The Baroque period covers the span of 1600-1750, and led to the rise of instrumental music, homophonic texture, and opera. This time period begins what is called the Common Practice Era (CPE). Beginning here, we hear music that sounds similar to what exists in the modern day. It is within this time period where we hear music with instrumental ensembles comprised of instruments that we're used to: violins, violas, cellos, basses, flutes, oboes, and trumpets. (It is important to note that these instruments were not invented during this time, but many larger ensembles were comprised of these instruments). Keyboard instruments like the organ and the harpsichord were common in this time period, both of which fell out of favor in the Classical Era (although the organ continued to flourish in church settings).
The Classical Era.
The Classical Era is a short time period, though its musical contributions are vast. Covering the years 1750-~1820, the Classical Era introduces the modern symphony orchestra, string quartet, and is where the piano becomes more widespread. Composers in this time period are very much influenced by the artistic aesthetics of Ancient Greece, which held balance and symmetry in high regard. Our first chapter covers the Classical Era, beginning with its etymological roots, addressing the similarities in Classical musical style with Ancient Greek architecture and artistic aesthetics. The majority of the most prominent composers during this time period are German or Austrian -- a trend that is challenged in the 19th century with the rise of nationalism throughout Europe.
The 19th Century (The Romantic Era).
"The Raft of the Medusa," by Théodore Géricault. Image is in the Public Domain.
The 19th century sees many mini-revolutions spring up across Europe, giving rise to the nation-state. Independent nations governed by the people instead of larger empires gave rise to Nationalism in music - that is, the pride of one's country and culture, shown through their music. Although Germany and Austria continue to produce many famous musicians, we see composers of Polish, Hungarian, French, Italian, Slovenian, and Russian composers, all seeking to create their own unique musical and cultural identity. Here, we begin to see — rather hear — differences between different cultures' music in more stark ways than before. Within this era, thanks to the Industrial Revolution, instruments become less expensive to make, which allows for more members of Middle Class to be able to afford musical instruments and training. Orchestras get bigger, and composers experiment with new ways of writing purely instrumental music. The term "Romantic" refers to an artistic trend in the 19th century that sought to express human emotions through highly lyrical melodies and expressive harmonic progressions. As you can see from the above painting, artists sought to express realistic human emotions through their works.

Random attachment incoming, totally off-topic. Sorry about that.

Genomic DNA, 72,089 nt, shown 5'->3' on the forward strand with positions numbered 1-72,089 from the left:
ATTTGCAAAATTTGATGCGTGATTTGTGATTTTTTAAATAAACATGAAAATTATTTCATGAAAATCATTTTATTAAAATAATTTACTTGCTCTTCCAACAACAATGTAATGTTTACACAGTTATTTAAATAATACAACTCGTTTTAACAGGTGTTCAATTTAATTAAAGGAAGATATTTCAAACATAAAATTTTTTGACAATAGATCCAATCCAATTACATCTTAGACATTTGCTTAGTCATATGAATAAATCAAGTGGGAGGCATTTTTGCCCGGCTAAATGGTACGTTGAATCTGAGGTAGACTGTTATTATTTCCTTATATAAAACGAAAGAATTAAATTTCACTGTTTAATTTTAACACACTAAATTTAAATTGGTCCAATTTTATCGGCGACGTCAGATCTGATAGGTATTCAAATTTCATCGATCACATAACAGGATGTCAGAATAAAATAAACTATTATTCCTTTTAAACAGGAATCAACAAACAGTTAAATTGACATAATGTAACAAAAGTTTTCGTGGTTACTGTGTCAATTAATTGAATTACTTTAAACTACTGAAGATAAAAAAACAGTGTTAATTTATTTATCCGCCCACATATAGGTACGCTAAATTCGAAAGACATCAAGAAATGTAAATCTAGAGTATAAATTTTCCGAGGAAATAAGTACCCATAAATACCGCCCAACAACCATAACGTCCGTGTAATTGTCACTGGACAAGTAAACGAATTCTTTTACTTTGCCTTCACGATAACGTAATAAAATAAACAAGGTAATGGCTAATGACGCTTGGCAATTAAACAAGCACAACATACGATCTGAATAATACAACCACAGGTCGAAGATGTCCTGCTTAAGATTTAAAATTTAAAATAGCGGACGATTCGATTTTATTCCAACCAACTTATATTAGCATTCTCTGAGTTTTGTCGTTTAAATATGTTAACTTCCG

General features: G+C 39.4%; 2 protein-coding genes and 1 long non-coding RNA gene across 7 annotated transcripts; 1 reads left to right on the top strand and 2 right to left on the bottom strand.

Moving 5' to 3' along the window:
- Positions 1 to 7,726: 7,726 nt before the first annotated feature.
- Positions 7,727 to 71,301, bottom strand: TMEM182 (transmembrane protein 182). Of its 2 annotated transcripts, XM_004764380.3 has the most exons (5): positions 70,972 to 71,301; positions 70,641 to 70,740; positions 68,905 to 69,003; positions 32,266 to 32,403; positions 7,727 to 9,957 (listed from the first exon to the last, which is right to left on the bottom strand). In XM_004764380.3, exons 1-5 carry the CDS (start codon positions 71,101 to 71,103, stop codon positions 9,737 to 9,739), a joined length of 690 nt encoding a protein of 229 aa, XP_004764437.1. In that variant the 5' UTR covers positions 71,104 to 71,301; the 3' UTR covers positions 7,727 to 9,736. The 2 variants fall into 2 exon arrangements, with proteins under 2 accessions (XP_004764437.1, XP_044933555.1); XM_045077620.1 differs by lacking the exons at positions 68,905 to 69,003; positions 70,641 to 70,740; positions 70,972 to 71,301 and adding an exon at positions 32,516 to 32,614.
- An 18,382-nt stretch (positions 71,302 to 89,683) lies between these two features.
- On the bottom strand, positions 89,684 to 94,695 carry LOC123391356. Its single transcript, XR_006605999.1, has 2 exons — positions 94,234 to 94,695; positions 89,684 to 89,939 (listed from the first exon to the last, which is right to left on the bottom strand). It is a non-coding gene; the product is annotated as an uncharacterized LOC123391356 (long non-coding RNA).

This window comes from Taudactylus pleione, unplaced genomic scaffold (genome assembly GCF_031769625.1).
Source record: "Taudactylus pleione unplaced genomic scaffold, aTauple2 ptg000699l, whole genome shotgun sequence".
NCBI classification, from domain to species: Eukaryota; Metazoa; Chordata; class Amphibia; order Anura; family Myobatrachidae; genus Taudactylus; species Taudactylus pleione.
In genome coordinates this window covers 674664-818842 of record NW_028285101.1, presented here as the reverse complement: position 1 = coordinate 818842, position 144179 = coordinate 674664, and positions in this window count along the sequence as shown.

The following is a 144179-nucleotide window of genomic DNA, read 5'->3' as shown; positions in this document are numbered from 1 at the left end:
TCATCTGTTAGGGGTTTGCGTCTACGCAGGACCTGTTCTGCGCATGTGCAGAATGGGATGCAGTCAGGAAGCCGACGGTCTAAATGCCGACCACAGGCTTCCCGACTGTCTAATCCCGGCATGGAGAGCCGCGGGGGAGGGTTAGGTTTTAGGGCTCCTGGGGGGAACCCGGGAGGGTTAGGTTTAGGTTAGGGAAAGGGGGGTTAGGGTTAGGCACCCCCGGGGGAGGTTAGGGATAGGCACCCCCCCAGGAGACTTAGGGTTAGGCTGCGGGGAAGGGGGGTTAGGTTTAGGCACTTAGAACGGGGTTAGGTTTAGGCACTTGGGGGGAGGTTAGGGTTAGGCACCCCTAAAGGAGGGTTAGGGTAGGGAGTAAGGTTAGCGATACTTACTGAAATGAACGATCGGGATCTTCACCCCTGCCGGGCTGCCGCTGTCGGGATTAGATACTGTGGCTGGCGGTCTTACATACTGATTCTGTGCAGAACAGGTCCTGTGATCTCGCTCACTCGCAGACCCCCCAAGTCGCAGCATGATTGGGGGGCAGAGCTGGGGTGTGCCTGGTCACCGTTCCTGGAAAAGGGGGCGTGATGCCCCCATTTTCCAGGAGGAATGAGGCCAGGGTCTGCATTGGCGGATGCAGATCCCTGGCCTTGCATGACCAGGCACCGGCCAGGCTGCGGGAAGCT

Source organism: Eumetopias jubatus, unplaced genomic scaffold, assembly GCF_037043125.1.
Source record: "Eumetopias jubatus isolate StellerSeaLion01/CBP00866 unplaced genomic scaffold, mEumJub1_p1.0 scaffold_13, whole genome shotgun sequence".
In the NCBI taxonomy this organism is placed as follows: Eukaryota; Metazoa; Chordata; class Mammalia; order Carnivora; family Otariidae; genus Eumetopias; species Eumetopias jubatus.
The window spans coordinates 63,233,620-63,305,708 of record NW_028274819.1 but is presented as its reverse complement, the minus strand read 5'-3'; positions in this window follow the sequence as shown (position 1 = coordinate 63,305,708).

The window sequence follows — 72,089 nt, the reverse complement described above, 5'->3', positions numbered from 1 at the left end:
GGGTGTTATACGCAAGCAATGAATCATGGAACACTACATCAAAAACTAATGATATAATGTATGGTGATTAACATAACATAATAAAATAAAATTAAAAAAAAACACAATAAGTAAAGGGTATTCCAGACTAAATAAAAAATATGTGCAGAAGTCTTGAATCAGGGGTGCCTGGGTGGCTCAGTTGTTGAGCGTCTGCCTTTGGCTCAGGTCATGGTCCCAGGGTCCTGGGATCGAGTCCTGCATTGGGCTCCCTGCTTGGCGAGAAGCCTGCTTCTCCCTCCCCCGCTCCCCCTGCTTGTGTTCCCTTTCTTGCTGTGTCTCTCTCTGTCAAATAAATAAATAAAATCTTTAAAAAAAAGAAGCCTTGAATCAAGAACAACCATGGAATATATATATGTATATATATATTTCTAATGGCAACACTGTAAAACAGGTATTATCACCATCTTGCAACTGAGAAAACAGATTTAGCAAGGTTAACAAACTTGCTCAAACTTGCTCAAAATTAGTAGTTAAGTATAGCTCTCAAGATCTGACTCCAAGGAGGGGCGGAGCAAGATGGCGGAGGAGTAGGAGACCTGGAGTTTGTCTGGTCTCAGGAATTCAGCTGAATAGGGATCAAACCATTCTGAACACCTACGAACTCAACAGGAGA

The 20th Century.
The 20th century is truly an eclectic century. Within this century, we experience rag time, Tin Pan Alley, the birth of the blues, jazz, country, modern folk music, and the birth of rock 'n roll---all during the same century as Impressionism, Modernism, Expresionism, and the Avant-garde. We also see the birth of film, television, and video games -- all of which incorporate music to some degree. Throughout this time period, our very understanding and notion of "what music is" and "what music can be" is challenged in ways never before seen in the centuries prior.
Though this seems like a lot to take in, this text introduces these periods slowly over the chapters, and when a new time period is introduced, there is a "Brief Overview" to that time period that addresses more specifics—culturally and musically—of that time period.
For students who are interested in more details, they may visit the Norman Rockwell Museums's Illustration History website.